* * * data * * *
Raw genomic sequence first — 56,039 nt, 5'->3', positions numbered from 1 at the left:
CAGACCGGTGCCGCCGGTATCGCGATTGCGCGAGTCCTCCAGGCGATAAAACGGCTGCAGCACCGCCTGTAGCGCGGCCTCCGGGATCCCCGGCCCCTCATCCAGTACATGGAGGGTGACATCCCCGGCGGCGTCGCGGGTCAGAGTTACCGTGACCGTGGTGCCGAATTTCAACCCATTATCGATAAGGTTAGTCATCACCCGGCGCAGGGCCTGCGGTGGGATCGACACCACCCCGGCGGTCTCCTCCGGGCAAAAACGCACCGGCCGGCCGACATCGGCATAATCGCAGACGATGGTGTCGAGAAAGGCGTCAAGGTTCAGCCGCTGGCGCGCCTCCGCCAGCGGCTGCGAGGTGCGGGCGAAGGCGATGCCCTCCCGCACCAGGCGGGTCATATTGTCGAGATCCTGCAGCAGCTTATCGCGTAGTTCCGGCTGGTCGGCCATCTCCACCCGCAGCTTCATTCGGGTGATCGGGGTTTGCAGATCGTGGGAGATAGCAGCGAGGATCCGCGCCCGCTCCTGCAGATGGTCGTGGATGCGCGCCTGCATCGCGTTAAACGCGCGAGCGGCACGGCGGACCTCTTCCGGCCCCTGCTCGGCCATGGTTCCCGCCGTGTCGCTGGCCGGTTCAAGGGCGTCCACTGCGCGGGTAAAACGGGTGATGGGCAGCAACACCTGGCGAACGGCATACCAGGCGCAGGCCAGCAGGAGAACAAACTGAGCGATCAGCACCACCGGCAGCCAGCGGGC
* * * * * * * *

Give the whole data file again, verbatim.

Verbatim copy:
Raw genomic sequence first — 56,039 nt, 5'->3', positions numbered from 1 at the left:
CAGACCGGTGCCGCCGGTATCGCGATTGCGCGAGTCCTCCAGGCGATAAAACGGCTGCAGCACCGCCTGTAGCGCGGCCTCCGGGATCCCCGGCCCCTCATCCAGTACATGGAGGGTGACATCCCCGGCGGCGTCGCGGGTCAGAGTTACCGTGACCGTGGTGCCGAATTTCAACCCATTATCGATAAGGTTAGTCATCACCCGGCGCAGGGCCTGCGGTGGGATCGACACCACCCCGGCGGTCTCCTCCGGGCAAAAACGCACCGGCCGGCCGACATCGGCATAATCGCAGACGATGGTGTCGAGAAAGGCGTCAAGGTTCAGCCGCTGGCGCGCCTCCGCCAGCGGCTGCGAGGTGCGGGCGAAGGCGATGCCCTCCCGCACCAGGCGGGTCATATTGTCGAGATCCTGCAGCAGCTTATCGCGTAGTTCCGGCTGGTCGGCCATCTCCACCCGCAGCTTCATTCGGGTGATCGGGGTTTGCAGATCGTGGGAGATAGCAGCGAGGATCCGCGCCCGCTCCTGCAGATGGTCGTGGATGCGCGCCTGCATCGCGTTAAACGCGCGAGCGGCACGGCGGACCTCTTCCGGCCCCTGCTCGGCCATGGTTCCCGCCGTGTCGCTGGCCGGTTCAAGGGCGTCCACTGCGCGGGTAAAACGGGTGATGGGCAGCAACACCTGGCGAACGGCATACCAGGCGCAGGCCAGCAGGAGAACAAACTGAGCGATCAGCACCACCGGCAGCCAGCGGGC